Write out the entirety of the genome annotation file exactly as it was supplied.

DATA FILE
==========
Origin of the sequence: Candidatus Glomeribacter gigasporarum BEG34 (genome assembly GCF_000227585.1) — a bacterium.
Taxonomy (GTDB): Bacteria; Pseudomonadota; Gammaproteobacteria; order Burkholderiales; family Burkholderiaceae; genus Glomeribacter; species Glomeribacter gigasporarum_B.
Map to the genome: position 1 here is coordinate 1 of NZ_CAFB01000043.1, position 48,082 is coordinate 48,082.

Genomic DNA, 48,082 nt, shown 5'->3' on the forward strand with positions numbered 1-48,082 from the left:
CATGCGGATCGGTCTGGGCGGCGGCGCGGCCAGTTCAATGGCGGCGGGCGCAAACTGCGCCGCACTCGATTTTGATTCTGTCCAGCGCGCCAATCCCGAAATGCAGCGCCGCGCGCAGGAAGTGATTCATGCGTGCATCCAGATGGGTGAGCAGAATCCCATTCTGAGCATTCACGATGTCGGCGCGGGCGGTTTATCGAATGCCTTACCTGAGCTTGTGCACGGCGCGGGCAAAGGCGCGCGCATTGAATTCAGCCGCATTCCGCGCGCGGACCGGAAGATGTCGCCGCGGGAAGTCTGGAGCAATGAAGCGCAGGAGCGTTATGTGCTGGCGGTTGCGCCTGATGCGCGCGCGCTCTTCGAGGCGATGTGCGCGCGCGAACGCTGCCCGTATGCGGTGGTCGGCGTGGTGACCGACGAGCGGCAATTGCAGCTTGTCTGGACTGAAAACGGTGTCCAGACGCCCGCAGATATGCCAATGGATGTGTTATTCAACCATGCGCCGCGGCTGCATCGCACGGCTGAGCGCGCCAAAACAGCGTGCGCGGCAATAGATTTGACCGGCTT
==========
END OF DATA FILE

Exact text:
Origin of the sequence: Candidatus Glomeribacter gigasporarum BEG34 (genome assembly GCF_000227585.1) — a bacterium.
Taxonomy (GTDB): Bacteria; Pseudomonadota; Gammaproteobacteria; order Burkholderiales; family Burkholderiaceae; genus Glomeribacter; species Glomeribacter gigasporarum_B.
Map to the genome: position 1 here is coordinate 1 of NZ_CAFB01000043.1, position 48,082 is coordinate 48,082.

Genomic DNA, 48,082 nt, shown 5'->3' on the forward strand with positions numbered 1-48,082 from the left:
CATGCGGATCGGTCTGGGCGGCGGCGCGGCCAGTTCAATGGCGGCGGGCGCAAACTGCGCCGCACTCGATTTTGATTCTGTCCAGCGCGCCAATCCCGAAATGCAGCGCCGCGCGCAGGAAGTGATTCATGCGTGCATCCAGATGGGTGAGCAGAATCCCATTCTGAGCATTCACGATGTCGGCGCGGGCGGTTTATCGAATGCCTTACCTGAGCTTGTGCACGGCGCGGGCAAAGGCGCGCGCATTGAATTCAGCCGCATTCCGCGCGCGGACCGGAAGATGTCGCCGCGGGAAGTCTGGAGCAATGAAGCGCAGGAGCGTTATGTGCTGGCGGTTGCGCCTGATGCGCGCGCGCTCTTCGAGGCGATGTGCGCGCGCGAACGCTGCCCGTATGCGGTGGTCGGCGTGGTGACCGACGAGCGGCAATTGCAGCTTGTCTGGACTGAAAACGGTGTCCAGACGCCCGCAGATATGCCAATGGATGTGTTATTCAACCATGCGCCGCGGCTGCATCGCACGGCTGAGCGCGCCAAAACAGCGTGCGCGGCAATAGATTTGACCGGCTT